“However, phages are only currently permitted for use in UK patients on compassionate grounds, in life-threatening situations, when all other treatments have been exhausted.   

“Although the UK has a very strong research base in this area, including several world-leading academic groups working on clinical phage applications, we like many other countries have been slow to recognise the full potential of phage therapy.”

“This is due largely to a lack of definitive guidelines and regulations, making phages financially unattractive to pharmaceutical companies who are reluctant to fund the necessary clinical trials.”

Barriers to phage therapy

Current uncertainties, such as how best to administer phages, what dose and concentrations are needed and how long the therapy may take to work are surmountable, Professor Ebdon said.

“However, one of the major stumbling blocks relates to how phages are actually classified - in the eyes of the EU they are currently ‘biological medicinal products’ or ‘advanced therapy medicinal products’, in the US they are classified as drugs, and in Poland as ‘an experimental treatment’,” he said.

“What’s more, current legislation is geared towards regulating off-the-shelf, industrially produced pharmaceuticals, rather than tailor-made phage preparations.”

“We would therefore like to see the Committee launch an inquiry to better understand the regulatory barriers and opportunities associated with phage therapy in the UK and to explore whether regulatory authorities need to reconsider phage classification, as a form of life, which may be best handled separately from existing pharmaceutical products.

“This inquiry would help ensure that the UK is best placed to navigate the regulatory landscape on this exciting journey into the ‘age of phage’ and would help secure a pipeline of future phage treatments, needed to improve the health outcomes of future generations.”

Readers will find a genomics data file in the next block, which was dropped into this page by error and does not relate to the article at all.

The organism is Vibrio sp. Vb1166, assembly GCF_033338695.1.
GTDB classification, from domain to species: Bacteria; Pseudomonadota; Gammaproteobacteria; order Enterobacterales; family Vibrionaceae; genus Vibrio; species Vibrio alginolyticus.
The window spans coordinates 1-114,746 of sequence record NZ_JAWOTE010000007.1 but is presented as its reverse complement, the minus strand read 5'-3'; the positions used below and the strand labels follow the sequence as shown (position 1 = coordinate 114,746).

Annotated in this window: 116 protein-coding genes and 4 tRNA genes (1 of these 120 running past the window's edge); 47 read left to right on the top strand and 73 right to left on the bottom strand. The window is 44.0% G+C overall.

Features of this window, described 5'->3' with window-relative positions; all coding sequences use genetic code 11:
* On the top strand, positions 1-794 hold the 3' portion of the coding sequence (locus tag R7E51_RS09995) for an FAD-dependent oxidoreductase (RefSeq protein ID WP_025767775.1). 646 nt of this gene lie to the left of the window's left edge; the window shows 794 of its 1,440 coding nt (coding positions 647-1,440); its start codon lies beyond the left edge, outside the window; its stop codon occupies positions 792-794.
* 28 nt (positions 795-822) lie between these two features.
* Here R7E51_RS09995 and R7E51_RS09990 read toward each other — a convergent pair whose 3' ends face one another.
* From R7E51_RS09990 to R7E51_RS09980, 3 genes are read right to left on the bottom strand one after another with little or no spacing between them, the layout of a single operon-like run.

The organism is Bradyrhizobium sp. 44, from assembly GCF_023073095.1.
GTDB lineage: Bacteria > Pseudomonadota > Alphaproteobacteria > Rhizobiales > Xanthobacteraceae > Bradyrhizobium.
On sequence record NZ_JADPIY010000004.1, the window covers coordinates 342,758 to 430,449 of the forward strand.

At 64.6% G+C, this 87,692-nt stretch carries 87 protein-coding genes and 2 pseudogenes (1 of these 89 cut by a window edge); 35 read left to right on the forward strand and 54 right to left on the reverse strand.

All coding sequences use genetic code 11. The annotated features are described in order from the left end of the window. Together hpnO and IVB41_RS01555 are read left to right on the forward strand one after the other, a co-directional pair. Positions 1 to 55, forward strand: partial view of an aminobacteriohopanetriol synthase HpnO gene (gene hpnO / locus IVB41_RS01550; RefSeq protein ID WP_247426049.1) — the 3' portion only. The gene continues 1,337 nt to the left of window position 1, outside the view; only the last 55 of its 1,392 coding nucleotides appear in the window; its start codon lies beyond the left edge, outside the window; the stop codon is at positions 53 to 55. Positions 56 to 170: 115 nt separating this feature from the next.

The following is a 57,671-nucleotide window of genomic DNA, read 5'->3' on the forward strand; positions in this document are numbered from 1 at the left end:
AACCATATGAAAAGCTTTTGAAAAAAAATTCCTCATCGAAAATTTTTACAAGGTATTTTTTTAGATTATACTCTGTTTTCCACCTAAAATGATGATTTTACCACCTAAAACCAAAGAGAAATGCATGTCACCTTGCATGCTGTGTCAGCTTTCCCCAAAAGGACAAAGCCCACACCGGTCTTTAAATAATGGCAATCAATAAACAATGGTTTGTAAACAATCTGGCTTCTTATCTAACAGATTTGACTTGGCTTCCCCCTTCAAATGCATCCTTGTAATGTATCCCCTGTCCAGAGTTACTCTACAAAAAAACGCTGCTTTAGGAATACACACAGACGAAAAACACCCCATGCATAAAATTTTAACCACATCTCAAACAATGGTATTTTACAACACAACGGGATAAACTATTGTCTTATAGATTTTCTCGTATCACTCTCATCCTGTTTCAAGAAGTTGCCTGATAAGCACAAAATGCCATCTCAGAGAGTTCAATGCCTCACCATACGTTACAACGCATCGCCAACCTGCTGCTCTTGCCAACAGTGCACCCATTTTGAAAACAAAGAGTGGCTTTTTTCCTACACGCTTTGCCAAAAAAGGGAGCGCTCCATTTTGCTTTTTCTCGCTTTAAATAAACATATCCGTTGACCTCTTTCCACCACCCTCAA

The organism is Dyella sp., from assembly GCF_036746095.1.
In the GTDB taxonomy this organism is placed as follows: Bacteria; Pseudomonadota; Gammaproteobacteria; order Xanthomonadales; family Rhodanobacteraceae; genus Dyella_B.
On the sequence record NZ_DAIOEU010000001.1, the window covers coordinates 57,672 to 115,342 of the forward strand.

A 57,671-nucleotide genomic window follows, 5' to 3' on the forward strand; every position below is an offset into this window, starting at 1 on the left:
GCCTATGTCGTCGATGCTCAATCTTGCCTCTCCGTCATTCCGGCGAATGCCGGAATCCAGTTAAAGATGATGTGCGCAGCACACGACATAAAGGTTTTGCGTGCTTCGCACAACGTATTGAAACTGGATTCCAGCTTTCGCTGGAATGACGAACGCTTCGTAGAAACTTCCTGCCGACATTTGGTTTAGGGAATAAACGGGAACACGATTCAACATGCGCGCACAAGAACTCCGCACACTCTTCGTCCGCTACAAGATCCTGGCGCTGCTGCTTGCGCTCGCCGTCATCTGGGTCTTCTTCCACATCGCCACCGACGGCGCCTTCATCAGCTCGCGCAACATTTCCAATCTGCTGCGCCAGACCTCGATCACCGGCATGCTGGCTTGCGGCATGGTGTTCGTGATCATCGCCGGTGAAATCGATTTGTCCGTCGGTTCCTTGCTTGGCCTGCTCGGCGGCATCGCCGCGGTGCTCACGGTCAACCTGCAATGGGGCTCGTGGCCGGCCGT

Neglect of phage potential

During questions raised by the listening MPs, Professor Ebdon said that despite two committee inquiries into antimicrobial resistance in 2014 and 2017, the Government’s five-year national action plan (2019- 2024) to tackle AMR made only brief reference to phages.

He put this down to the often piecemeal approach to phage development in certain countries, with the use of phages not subjected to rigorous clinical trials in countries such as Georgia, or instances where they have been administered in combination with other treatments, making it difficult to establish their efficacy.

 “This is going to require the setting up of facilities for the isolation, preparation and maintenance of phage libraries and phage-based products - making sure we get that right is important, fortunately advances are already being made to this end such as the UK Bacteriophage Centre Project led by colleagues at the University of Leicester” Professor Ebdon said.

The Commons Science and Technology Select Committee thanked those responsible for the six pitches (short-listed from over 60 initial entries) for the time and effort involved and also that of those supporting them. 

“The Committee will decide and announce in the coming weeks the inquiry idea it will be proceeding with,” a spokesman said.